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What I Learned From Arab Women

Updated on June 17, 2022
Kathleen Cochran profile image

Kathleen Cochran is a writer & former newspaper reporter/editor who traveled the world as a soldier's better half. Her works are on Amazon.


The lovely women I came to call my friends.

I lived in Riyadh, Saudi Arabia, from September 1990 to July 1994. During the first two years in the kingdom I taught English as a Second Language at the Women’s Language Center in the Thalatine District of the city. I got an up close and personal glimpse into the life these women lived in one of the most restrictive cultures for females on the planet.

The women who were my students at the Language Center called me Mrs., just Mrs. Some of them called me Madame making me feel like I should have loose girls in the rooms upstairs in my villa. Eventually, they would start calling me Teacher. At first I was offended. Couldn't these women be bothered to learn my name? Then I learned. They were honoring me. Teacher was a term of respect. I was so grateful I hadn't made a big deal early on about what they called me.

My classes were advertised as a chance to learn five hundred words in English in just a matter of weeks. It became a joke between me and my students. They'd learn five hundred English words, and I'd learn one word in Arabic.

We met three mornings a week, which I didn't realize was quite an effort for these ladies. Getting up early was not part of their routine. But they made the effort and went out of their comfort zone to learn English, which they needed more and more as their middle class husbands traveled more and more outside the kingdom, and more and more to the west.

Being able to travel with their husbands served a vital purpose in their marriages, as I learned when one of them asked me if my husband had girlfriends when he traveled alone. My answer was an adamant, "He better not!" This response drew laughter with a hint of "How do you know for sure?"

I quickly learned a proverb of the Arab culture is a sin hidden is half forgiven. Also, it is assumed the laws of their religion only apply if you are within the boundaries of the kingdom. An urban legend in Saudi Arabia involves a well-known prince and an airplane full of prostitutes that circled above Riyadh for several days. The party was within bounds because it didn't take place on the kingdom's soil.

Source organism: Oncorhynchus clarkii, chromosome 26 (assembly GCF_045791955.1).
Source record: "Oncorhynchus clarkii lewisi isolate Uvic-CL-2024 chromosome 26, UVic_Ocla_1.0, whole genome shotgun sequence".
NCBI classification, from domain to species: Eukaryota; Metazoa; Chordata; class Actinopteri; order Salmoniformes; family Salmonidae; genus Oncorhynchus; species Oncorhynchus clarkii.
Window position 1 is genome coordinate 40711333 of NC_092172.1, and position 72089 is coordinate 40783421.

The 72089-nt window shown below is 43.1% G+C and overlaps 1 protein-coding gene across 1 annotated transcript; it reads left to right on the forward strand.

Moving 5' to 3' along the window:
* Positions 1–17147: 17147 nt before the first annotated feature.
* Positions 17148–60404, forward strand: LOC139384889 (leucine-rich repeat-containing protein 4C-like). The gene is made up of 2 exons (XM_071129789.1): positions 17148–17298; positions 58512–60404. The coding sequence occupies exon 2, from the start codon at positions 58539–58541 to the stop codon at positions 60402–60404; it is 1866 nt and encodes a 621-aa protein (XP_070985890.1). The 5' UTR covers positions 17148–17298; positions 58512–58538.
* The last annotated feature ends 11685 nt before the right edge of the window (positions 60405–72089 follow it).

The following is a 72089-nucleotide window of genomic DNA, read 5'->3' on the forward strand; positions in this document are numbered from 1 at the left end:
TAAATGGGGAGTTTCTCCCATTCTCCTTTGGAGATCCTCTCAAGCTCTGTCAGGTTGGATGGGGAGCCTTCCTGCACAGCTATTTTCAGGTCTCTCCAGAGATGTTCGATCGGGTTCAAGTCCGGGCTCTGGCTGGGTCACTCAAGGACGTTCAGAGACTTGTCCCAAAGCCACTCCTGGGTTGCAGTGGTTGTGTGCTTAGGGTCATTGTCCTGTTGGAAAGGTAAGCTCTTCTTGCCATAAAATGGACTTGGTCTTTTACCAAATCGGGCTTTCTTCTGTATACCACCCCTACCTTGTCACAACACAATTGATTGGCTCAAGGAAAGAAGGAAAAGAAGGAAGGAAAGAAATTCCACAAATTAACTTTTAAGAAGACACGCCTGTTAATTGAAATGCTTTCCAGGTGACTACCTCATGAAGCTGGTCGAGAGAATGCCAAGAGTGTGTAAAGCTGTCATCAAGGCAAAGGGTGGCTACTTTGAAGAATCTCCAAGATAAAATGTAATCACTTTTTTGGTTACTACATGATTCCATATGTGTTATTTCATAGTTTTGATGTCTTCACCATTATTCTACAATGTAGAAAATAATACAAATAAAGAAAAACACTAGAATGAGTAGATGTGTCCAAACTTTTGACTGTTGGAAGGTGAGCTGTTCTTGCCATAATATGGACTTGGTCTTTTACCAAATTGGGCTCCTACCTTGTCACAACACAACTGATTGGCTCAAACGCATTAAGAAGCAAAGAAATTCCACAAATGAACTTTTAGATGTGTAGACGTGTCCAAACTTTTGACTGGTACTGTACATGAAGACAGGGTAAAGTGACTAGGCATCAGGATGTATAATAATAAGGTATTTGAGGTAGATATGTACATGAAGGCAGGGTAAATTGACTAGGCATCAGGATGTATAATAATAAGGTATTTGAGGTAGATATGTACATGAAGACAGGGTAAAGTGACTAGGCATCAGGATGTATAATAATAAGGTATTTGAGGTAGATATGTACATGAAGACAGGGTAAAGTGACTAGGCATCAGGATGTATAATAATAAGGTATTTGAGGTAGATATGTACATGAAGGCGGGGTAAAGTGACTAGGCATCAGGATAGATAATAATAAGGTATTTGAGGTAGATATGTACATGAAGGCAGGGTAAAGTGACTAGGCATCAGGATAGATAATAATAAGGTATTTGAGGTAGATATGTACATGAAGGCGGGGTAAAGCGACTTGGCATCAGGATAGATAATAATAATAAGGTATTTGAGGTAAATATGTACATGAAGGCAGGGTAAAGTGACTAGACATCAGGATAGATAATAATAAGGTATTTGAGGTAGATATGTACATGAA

It was hard to believe the men here would so blatantly cheat on these women when the consequences are so extreme if the situation was reversed. Besides, these women were gorgeous. But then, men are men everywhere. Those guys who cheat on Hollywood's most beautiful women don't do it because they are looking for someone prettier. They are just looking for someone else. It's the same everywhere – if you are "one of those guys."

The men who lived on my American compound were primarily U.S. soldiers and were intensely curious about Arab women – naturally because they were absolutely unattainable even to view– an unusual situation for the military men who were my neighbors. I was only too willing to be the one to report to them in vivid detail how beautiful the women all were, every single one of them, like no mass of females I had ever seen: to die for figures, faces to launch more than a thousand ships, skin like satin, hair like silk. I wore myself out coming up with more and more elaborate descriptions of their beauty. Hey, there was not a whole lot of entertainment around there. Torturing horny men was as good as it got.

There were two absolutes I had to learn and adapt to in my classroom. One really irritated the heck out of me until I finally learned to live with it. When I was in school, if I was late, which was a cardinal sin in my day, I'd quietly slip into the back row as unobtrusively as humanly possible, hoping against hope no one would notice – especially the teacher or professor.

Not these girls. If they were late, which happened a lot, they barged right in and said "Hello" to each of their fellow students, all of whom stopped what they were writing or reading or listening to (generally me) and returned the greeting. Now this greeting might be a verbal exchange, but more often than not it involved standing to their feet and exchanging kisses on the cheek – not one, but one on both sides, Or if they were close friends or relatives, one on one side and then several on the other. I once saw sisters reunited at the airport, and I thought the kisses on the second cheek would never end.

What I learned from my fellow western instructors was that it was considered the height of rudeness in the Arab world not to greet anyone entering a group – each and every one. So much for slipping in the back row quietly.

The other absolute was "Insha’Allah." God willing - the phrase following any and every statement. We'll meet again on Wednesday, Insha’Allah. Tomorrow we will study gerunds, Insha’Allah. I'm going to get a cup of tea and will be back in five minutes, Insha’Allah. Every single thing in these women's lives was dependent on God's will, and they were darned sure going to acknowledge it.


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